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The Supreme Court of IndiaIANS File Photo

The same Indian Air Force (IAF) rules that the Supreme Court cited on Thursday to dismiss the appeal of a Muslim IAF Corporal who wanted to keep a beard also prohibit wearing of tilak or vibhuti on the forehead, thread on the wrist or arm and any trinket in the ear.

The regulations of defence services aimed at maintaining a non-religious appearance while in uniform were brought into focus after the Supreme Court upheld a high court decision that the IAF was justified in terminating the services of a Muslim man because he sported a beard. The same regulations are also mirrored by the Army and the Navy.

Countering the litigant on how Sikhs are allowed to sport beards and moustaches, the apex court had observed: "All Muslims do not carry beard. The practice of growing and keeping beard is optional and sporting a beard is not universally recognised in the religion of Islam. Therefore, it cannot be said that Muslim religion prohibits the cutting of hair or shaving of the face of its member."

The IAF regulations suggest that personal grooming should not give any religious bias. Hence the regulations are also restrictive for other religions like Hinduism, Sikhism, etc. 

In 2003, when the IAF policy was last revised, it was stated that only those Muslim personnel who had kept beard along with moustache at the time of commissioning/enrolment prior to Jan 1, 2002, would be allowed to keep beard and moustache.

"Such personnel are to maintain it in a manner that it is neat, trimmed and tidy and not more than the length which could be covered by one fist. Muslims who have grown beard after joining service should shave off the beard. Under no circumstances, a Muslim person who had beard at the time of joining service before Jan 1, 2002, shall be allowed to maintain beard without the moustache. Moustache would be a part of the beard," the policy states.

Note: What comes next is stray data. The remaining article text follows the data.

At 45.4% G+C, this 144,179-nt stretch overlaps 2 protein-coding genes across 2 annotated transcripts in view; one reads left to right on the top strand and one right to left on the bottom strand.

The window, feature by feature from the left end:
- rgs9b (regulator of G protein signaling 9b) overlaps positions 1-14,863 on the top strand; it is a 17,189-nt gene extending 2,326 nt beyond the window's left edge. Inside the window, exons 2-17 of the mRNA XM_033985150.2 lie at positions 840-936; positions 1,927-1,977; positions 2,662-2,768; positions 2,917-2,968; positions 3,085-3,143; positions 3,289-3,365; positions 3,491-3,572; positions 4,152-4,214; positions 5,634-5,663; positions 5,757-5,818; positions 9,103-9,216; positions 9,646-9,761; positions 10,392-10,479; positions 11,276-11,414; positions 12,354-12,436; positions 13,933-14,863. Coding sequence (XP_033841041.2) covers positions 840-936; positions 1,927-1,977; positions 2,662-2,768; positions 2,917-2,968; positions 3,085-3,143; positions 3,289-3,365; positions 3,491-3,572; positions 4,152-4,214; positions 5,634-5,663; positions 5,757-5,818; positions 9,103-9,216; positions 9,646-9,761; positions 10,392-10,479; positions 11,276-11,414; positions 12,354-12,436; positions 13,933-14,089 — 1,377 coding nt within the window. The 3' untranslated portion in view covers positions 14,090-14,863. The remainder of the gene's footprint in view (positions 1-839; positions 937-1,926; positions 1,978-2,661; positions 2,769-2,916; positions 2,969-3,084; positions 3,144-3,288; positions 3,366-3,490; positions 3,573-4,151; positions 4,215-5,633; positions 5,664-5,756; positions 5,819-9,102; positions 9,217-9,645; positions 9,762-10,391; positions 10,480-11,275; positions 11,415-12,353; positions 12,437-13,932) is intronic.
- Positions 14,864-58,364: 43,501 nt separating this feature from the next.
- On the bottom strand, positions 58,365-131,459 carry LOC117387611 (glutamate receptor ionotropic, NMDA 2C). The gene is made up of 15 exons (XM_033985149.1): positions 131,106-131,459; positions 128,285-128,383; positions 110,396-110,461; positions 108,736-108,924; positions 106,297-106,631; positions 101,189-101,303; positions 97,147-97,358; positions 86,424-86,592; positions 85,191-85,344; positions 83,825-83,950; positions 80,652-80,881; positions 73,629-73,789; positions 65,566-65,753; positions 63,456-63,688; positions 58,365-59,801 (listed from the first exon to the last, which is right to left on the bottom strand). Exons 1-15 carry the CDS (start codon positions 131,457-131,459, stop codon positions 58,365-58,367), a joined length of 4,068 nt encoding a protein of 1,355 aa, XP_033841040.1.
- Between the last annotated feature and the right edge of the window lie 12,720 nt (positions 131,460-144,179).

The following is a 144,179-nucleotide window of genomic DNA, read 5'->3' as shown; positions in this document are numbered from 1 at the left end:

However, despite the strict restrictions, the Army is accommodative and lenient.

"For example, there is a provision of taking permission and growing beard by Muslims in Ramzan while keeping roza. The permission is given with the direction that the beard has to be shaved off after the rozas are over else it will be considered a disciplinary offence," Col SK Aggarwal, a former Deputy Judge Advocate General of the Army's legal branch, was quoted saying to the Indian Express.

For Sikhs serving in the IAF, the policy says, "Sikh personnel who wear a turban and keep a beard at the time of commission/enrolment would continue to do so. These personnel must maintain the beard neatly dressed/tied and rolled and not kept flowing. They are to wear the turban while in uniform/civil dress whether inside or outside the camp except during PT/Games and activities related to operations where wearing of a turban is not feasible. At all such occasions, Sikh personnel are to wear turban/patka or handkerchief over the knot of hair as appropriate. Sikh personnel keeping short hair and beard are to wear a turban as applicable to those maintaining long hair."